In this British crime series from the late 1950s, Canadian actor Robert Beatty is Detective Inspector Mike Maguire - a ‘Mountie’ assigned to London’s Scotland Yard in order to learn native crime fighting methods. Together with his English colleagues he takes on all sorts of cases ranging from blackmail, robberies, kidnapping and of course bloody murder.

Produced by the one and only Harry Alan Towers, the 39 episodes were directed by Bernard Knowles, Robert Lynn, Alvin Rakoff, Terence Fisher, Don Chaffey and Charles Saunders while an array of then popular actors (Ferdy Mayne, Hugh McDermott, Douglas Wilmer, William Hartnell, Barbara Steele, Patrick Magee, Sam Kydd and Michael Ripper to name but a few) all guest-starred. Some even appeared in more than one episode, like Sydney Tafler who was given ample opportunity to show off his trademark East End spiv characters or Patrick Troughton who plays a criminal ringleader in one episode and a down-on-his-luck tramp in another.
Although each episode is barely 25 minutes long – meaning plot and action often had to be ‘squeezed’ to fit into the tight timeframe – there’s plenty of action (we even have an almighty punch-up on top of a rollercoaster) and above all, an abundance of authentic London locations from an era which has almost vanished. The series attempts gritty realism and although many of the methods obviously appear somewhat outdated by nowadays high-tech crime-fighting standards no expense was spared to give the whole shebang proper authenticity, which is why ex-Superintendent Tom Fallon of Scotland Yard and crime consultant Duncan Webb were on hand offering their expert advice.

It’s impossible to mention every single episode, however, some actors and actresses who appear in the series were at the beginning of their careers. With that in mind it’s particularly interesting to point out Barbara Steele’s screen debut in the episode ‘Missing Persons’ in which she plays a runaway whose decision to join an escort agency brings her in mortal danger. Adrienne Corri, on the other hand, had already a considerable body of TV-work behind her and in the episode ‘Illegal Entry’ she plays a young German woman (her accent is more than passable) called Helga who is forced to steal a very expensive object from Baroness von Falkan (‘DEVIL GIRL FROM MARS’ Patricia Laffan) or else… In ‘Special Mission’ Hammer stalwart Michael Ripper is Charley Reed, part of a gang of robbers whose daring plan to steal thousands of pounds worth of wages via an elaborate newspaper delivery theft is brought to a swift end courtesy of Inspector Maguire, while other episodes like ‘Extradition’ suffer from the fact that each episode was allocated only 25 minutes screentime – here Robert Shaw is part of a gang who help their boss Phil Browne escape from a UK-bound ship after it transpires that he’s up for extradition with plans to send him back to New York but the way in which the criminals operate bear all the hallmarks of a script that sees logical thinking go overboard. And in the episode ‘Old Soldiers sometimes die’ two crafty conmen, who pretend to be retired bogus Colonels, lure unsuspecting tourists into a trap that promises them a quick way of earning several hundred bucks if they agree to a certain business proposition though quite what this proposition involves is never explained. Sometimes it all feels a little bit too pat.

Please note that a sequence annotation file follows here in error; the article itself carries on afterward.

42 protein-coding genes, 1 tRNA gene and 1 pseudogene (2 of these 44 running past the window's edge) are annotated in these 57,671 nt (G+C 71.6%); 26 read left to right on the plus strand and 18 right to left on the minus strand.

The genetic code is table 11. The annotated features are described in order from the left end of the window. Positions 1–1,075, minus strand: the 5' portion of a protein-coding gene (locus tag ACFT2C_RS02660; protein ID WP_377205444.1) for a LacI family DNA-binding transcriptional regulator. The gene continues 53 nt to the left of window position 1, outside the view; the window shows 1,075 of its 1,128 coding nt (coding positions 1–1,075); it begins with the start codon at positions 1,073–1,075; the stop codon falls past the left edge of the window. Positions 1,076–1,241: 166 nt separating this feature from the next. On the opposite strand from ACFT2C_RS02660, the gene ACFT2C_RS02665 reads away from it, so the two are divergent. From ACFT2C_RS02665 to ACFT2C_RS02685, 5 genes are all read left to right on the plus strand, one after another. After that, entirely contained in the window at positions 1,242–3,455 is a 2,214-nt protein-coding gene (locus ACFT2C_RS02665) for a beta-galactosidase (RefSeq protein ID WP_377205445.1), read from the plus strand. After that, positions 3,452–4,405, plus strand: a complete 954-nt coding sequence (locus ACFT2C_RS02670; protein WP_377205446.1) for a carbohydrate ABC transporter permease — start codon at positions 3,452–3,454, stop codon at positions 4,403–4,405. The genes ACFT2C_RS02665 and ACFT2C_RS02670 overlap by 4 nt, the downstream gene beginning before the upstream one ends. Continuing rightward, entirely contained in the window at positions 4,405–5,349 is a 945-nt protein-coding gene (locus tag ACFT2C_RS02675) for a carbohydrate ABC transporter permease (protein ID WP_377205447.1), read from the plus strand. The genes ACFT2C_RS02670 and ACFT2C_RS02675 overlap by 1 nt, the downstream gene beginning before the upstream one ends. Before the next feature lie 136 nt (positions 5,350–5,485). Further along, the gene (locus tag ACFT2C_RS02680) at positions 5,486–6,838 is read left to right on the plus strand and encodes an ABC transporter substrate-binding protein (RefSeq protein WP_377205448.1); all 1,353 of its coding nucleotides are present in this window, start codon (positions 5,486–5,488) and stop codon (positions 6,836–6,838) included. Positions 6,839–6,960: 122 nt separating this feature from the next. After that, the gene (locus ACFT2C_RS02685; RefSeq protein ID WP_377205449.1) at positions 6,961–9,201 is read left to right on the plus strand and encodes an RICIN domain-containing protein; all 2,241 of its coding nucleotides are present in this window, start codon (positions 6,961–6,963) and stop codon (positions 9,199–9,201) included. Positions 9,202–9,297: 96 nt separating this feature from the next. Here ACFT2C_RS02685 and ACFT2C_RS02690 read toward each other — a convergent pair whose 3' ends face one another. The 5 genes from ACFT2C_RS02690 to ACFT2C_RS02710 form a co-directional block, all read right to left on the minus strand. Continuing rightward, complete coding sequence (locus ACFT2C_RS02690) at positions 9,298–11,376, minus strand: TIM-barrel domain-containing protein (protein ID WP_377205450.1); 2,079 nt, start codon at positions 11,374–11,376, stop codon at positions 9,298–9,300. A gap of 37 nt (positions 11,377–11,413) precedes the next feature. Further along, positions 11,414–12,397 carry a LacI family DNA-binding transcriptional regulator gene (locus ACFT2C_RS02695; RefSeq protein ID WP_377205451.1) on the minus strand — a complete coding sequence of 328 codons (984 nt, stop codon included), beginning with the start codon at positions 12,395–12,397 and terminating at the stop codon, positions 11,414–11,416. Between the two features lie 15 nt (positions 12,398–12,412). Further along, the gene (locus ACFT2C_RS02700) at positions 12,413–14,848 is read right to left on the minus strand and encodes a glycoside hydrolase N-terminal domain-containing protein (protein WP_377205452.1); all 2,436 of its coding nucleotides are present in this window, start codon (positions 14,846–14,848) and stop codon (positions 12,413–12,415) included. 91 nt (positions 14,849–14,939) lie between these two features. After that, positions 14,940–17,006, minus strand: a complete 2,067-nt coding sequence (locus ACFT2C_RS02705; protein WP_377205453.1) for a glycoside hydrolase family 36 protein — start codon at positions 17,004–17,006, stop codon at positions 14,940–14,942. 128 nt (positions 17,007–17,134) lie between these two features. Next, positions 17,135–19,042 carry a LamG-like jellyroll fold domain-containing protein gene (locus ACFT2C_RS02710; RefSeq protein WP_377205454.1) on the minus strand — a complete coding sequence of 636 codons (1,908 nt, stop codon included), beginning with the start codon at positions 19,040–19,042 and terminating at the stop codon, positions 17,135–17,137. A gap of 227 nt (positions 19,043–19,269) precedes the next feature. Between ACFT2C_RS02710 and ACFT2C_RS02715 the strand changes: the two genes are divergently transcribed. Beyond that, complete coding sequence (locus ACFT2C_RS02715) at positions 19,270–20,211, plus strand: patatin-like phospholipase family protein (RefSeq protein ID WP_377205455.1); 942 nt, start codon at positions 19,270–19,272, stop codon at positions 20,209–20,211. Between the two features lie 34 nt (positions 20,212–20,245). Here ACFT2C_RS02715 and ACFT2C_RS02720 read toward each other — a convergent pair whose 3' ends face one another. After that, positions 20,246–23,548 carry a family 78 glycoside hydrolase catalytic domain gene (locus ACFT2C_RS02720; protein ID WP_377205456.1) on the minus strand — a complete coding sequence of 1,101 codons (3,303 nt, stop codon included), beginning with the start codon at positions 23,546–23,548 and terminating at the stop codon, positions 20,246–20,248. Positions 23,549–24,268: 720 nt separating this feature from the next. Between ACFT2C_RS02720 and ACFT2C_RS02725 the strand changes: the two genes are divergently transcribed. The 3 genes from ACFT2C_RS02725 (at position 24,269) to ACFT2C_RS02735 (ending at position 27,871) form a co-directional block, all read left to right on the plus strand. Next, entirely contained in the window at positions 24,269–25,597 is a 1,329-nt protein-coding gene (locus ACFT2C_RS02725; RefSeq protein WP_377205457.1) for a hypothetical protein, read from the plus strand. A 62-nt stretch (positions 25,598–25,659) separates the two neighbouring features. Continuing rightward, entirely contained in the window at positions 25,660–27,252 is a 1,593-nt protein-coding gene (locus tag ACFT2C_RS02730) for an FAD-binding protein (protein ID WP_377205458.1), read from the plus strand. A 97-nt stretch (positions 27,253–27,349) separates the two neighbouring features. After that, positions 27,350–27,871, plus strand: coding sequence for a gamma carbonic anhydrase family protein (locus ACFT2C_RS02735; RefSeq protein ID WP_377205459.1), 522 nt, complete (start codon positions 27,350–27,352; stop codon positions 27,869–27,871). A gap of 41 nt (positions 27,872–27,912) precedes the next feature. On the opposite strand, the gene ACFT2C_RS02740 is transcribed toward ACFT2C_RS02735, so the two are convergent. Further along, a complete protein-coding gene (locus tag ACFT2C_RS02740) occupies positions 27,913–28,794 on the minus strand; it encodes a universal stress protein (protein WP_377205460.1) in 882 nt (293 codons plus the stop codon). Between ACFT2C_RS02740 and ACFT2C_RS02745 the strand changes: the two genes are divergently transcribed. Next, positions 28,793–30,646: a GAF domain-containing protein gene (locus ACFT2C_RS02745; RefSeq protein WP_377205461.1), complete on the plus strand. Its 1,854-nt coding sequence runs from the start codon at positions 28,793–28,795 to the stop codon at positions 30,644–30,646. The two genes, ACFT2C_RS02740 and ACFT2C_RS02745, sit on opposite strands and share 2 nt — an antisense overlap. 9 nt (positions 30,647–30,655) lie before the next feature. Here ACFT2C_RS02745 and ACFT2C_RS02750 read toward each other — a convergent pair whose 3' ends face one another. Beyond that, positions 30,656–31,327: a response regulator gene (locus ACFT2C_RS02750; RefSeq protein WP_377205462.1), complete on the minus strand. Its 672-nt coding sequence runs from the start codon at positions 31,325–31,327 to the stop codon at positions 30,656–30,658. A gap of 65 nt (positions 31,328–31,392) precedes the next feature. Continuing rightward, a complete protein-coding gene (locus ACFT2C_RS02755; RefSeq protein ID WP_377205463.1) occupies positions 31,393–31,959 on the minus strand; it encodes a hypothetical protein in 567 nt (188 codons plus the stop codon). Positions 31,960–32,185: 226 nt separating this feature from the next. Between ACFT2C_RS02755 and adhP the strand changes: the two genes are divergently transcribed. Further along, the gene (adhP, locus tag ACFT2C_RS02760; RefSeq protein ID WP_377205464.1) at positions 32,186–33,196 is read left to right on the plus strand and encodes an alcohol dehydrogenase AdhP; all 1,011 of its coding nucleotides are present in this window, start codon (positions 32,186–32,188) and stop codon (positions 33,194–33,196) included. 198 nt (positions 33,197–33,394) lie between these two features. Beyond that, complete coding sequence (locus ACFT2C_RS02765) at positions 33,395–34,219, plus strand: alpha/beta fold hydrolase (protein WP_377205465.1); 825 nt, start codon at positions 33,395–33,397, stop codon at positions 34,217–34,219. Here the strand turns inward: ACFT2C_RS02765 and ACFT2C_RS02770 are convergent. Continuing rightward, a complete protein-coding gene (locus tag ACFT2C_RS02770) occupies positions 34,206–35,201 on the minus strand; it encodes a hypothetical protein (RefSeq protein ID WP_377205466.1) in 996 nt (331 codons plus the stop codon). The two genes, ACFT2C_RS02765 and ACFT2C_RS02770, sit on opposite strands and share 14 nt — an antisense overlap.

Robert Beatty is in top form as the wisecracking Canadian cop Maguire who trades his traditional Mountie uniform in favour of suit, coat and hat while perfectly able to dish out kicks and punches when needed. He gets ample support from Inspector O’Shea (Jack Lambert), Det. Sergeant West (John Witty), Det. Inspector Winter (Duncan Lamont) and various other Constables and Flying Squad Officers though it’s usually our man Mike Maguire who handles the dirt and is often at the receiving end when it comes to punch-ups and fights.

All 39 episodes are now available on DVD as a 5-Disc set – a real treat for all those who love a bit of nostalgia.